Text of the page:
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Sheriff asks county for $3 million

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  • | 4:00 a.m. March 27, 2013
Sheriff Brad Steube
Sheriff Brad Steube
  • East County
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EAST COUNTY — In September 2012, the Manatee County Board of County Commissioners gave the Manatee County Sheriff’s Office $3.2 million to address its budget concerns.

Armed with a study he says proves his point, a persistent Manatee County Sheriff Brad Steube says it isn’t enough.

He came to a special March 21 workshop in the County Commission Chambers with a number that represented a specific demand — $3 million.

Steube says the amount is needed so he can increase his employees’ entry-level salaries to bring them to more competitive levels in the next year.

“It’s pretty plain what I’m asking for,” Steube said. “Last year, we went in the right direction by getting the $3.2 million, but it still isn’t enough and still doesn’t stop my problem of being the lowest-paid law-enforcement agency in this area.”

The money would help the sheriff’s office match beginning salaries of other area agencies based on a 2011 survey the sheriff’s office and the Management Advisory Group Inc., a salary and compensation consultant, conducted.

The survey said Manatee sheriff’s employees were 7% behind the minimum pay of the ranges, based on 70 jobs reviewed.

In a 2013 comparison showing salaries of 15 agencies, Manatee County ranked last at a $38,498 net salary, according to documents Tom Salisbury, sheriff’s office comptroller, and Carolyn Long, of the consulting group, presented.

To get into the middle of that pack would take $5.5 million, a number Steube asked for in September.

That request came after the sheriff’s office had its budget cut by nearly $5 million during the previous four years, Steube said.

It’s an environment in which experience is irrelevant — a deputy with five years’ experience in Hillsborough County transferring to Manatee would still make entry-level pay, Steube said.

Steube also said he would like to hire at least 20 deputies a year until his workforce reaches staffing comparable to others in the region.

He says, in regard to staffing street positions, he’s 300 positions behind peer agencies.

The Manatee County Sheriff’s Office has 400 street-patrol deputies, including 100 detectives.

Last year, commissioners gave Steube $3.2 million to deal with pay compression issues, particularly the fact experienced workers with extra training make the same as entry-level employees.

Commissioners seemed sympathetic to Steube’s plea.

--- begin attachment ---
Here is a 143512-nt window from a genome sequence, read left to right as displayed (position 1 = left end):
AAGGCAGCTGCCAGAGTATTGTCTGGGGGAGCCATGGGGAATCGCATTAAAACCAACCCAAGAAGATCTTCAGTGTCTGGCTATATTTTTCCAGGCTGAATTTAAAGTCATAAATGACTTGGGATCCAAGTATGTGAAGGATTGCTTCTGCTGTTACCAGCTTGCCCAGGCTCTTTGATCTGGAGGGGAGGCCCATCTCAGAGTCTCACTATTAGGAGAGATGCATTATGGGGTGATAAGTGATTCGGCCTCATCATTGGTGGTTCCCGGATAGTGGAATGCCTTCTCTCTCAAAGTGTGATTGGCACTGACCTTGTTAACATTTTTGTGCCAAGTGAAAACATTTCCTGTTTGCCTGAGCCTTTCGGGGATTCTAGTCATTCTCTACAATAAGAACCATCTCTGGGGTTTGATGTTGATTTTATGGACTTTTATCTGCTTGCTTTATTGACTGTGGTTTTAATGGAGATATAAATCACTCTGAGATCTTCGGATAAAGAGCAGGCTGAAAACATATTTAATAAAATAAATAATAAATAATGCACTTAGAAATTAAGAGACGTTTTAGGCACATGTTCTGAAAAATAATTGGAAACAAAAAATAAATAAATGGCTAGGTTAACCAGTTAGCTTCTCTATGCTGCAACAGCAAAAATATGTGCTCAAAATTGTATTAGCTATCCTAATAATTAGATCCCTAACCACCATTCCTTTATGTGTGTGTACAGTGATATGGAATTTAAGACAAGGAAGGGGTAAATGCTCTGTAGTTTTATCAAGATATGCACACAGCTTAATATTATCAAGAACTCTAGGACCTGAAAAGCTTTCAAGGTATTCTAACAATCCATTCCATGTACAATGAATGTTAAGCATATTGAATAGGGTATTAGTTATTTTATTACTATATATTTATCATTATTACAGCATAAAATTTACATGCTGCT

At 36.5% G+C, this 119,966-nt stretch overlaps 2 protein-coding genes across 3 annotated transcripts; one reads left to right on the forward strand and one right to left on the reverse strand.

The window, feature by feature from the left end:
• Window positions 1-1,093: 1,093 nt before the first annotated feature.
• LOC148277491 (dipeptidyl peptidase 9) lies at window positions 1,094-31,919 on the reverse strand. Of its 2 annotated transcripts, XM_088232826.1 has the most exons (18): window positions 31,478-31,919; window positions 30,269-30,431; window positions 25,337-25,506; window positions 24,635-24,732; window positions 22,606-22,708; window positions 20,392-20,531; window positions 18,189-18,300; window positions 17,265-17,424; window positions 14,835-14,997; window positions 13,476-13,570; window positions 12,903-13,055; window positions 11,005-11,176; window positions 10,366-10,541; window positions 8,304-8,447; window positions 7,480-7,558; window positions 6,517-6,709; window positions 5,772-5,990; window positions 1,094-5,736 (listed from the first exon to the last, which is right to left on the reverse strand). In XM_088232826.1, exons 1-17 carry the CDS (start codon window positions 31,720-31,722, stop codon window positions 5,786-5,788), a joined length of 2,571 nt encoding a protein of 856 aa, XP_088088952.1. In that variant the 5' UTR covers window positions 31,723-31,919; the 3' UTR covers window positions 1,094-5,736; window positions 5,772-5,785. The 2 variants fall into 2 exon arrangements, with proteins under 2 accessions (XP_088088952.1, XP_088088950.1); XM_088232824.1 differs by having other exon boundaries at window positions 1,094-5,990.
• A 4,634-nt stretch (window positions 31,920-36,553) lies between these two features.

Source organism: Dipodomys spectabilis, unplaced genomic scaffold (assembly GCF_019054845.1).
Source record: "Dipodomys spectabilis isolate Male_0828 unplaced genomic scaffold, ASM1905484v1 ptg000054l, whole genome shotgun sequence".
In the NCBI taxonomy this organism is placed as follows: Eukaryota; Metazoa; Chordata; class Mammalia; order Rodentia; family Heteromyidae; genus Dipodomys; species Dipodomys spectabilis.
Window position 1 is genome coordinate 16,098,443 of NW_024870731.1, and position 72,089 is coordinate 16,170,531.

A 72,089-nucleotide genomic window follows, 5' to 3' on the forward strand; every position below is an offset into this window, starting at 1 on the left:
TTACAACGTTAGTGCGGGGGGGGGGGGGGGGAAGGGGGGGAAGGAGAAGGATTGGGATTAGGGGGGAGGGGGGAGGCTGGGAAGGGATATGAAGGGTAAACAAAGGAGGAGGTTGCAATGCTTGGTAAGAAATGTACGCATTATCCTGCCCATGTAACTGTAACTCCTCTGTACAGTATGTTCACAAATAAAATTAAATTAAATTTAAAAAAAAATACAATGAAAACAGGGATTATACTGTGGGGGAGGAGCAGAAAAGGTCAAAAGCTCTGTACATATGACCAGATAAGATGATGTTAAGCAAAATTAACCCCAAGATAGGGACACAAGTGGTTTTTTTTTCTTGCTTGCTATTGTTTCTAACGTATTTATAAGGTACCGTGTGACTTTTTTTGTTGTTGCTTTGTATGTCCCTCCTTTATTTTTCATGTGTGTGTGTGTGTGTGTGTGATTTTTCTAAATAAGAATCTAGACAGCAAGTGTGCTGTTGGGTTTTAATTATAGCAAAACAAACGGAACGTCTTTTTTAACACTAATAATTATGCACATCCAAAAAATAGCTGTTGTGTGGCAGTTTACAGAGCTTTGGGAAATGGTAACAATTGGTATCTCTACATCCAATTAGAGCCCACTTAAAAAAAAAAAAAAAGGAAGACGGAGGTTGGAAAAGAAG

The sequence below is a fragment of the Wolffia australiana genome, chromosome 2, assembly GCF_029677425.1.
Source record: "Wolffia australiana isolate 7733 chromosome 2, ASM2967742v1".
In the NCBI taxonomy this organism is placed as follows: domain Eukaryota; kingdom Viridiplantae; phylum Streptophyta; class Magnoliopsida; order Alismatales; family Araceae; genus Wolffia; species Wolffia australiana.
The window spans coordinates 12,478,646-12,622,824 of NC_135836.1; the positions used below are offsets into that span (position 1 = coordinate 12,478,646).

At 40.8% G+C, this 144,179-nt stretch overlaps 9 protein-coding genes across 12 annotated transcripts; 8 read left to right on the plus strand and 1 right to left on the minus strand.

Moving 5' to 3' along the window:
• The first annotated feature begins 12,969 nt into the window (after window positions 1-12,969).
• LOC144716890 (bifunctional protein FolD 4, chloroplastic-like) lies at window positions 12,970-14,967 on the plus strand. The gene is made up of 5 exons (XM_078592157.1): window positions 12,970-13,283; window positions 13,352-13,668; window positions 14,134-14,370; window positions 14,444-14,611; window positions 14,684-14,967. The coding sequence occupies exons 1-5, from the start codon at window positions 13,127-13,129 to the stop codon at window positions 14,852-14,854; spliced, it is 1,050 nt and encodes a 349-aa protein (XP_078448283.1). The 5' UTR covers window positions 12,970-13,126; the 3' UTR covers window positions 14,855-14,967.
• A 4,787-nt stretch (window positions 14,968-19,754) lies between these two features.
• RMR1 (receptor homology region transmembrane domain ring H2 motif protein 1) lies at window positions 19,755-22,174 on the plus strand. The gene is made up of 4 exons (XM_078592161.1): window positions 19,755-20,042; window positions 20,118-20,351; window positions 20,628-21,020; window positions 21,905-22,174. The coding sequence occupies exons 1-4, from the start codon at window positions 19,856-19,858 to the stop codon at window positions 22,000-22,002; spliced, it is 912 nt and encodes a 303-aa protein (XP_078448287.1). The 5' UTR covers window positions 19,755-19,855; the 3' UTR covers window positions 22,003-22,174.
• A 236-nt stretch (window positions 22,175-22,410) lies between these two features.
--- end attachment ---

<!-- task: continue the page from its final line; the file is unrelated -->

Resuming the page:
“How far can you stretch the rubber band before it breaks?” asked Vanessa Baugh, District 5 commissioner. “We realize the money hasn’t been there. We keep talking about promoting economic development and bringing companies here. Well, one of the first things people look at when they move is the crime rate. We need to take care of our people.”

Commissioner Michael Gallen recommended pushing the millage rate back to the rollback rate and increasing the rate — ideas Steube has suggested in the past — to generate revenue.

The commission has lowered taxes two years in a row. Gallen doubted if a third is necessary.

“Republicans have told me we have taxes low enough,” Gallen said.

With new commissioners on board, including Baugh and At-Large Commissioner Betsy Benac, Steube is hopeful, but guarded.

“They are talking positive, and that’s all I can ask for,” Steube said.

Manatee County Administrator Ed Hunzeker said commissioners would see a tentative budget for next year at the end of May, so they can review and approve it in June.

Hunzeker cautioned commissioners against making any emotional decisions based on the workshop.

During the next few months, the board will hear pleas from various sectors of the county, so it’s important commissioners stop to think about it all, he said.

As Steube wound down his presentation he told his own story of a man who started his career in the law enforcement 35 years ago, advanced through the ranks and now earns top dollar as sheriff.

He went through the Florida Retirement Option Program (DROP) two years ago.

“I knew I could retire after 25 years,” Steube said. “I want my staff to have that same option.”

Contact Josh Siegel at [email protected].

Figuratively speaking
2013 salaries of 15 agencies (according to sheriff’s office documents and a presentation by Carolyn Long, senior vice president of the Management Advisory Group, Inc., of Lake Ridge, Va., a salary and compensation consultant) showed:

Out of 15 agencies, Manatee County’s pay ranked last with a net starting salary of $38,498.
By comparison, the Hillsborough County Sheriff’s Office ranked first at $44,471 and the Pinellas Park Police Department ranked eighth at $40,517.

Staffing shortage
Manatee County Sheriff Brad Steube also is requesting funding for another 300 street-patrol deputies, which would put his agency in line with the staffing numbers of neighboring organizations.

The Manatee County Sheriff’s Office currently has 400 street-patrol deputies, including 100 detectives.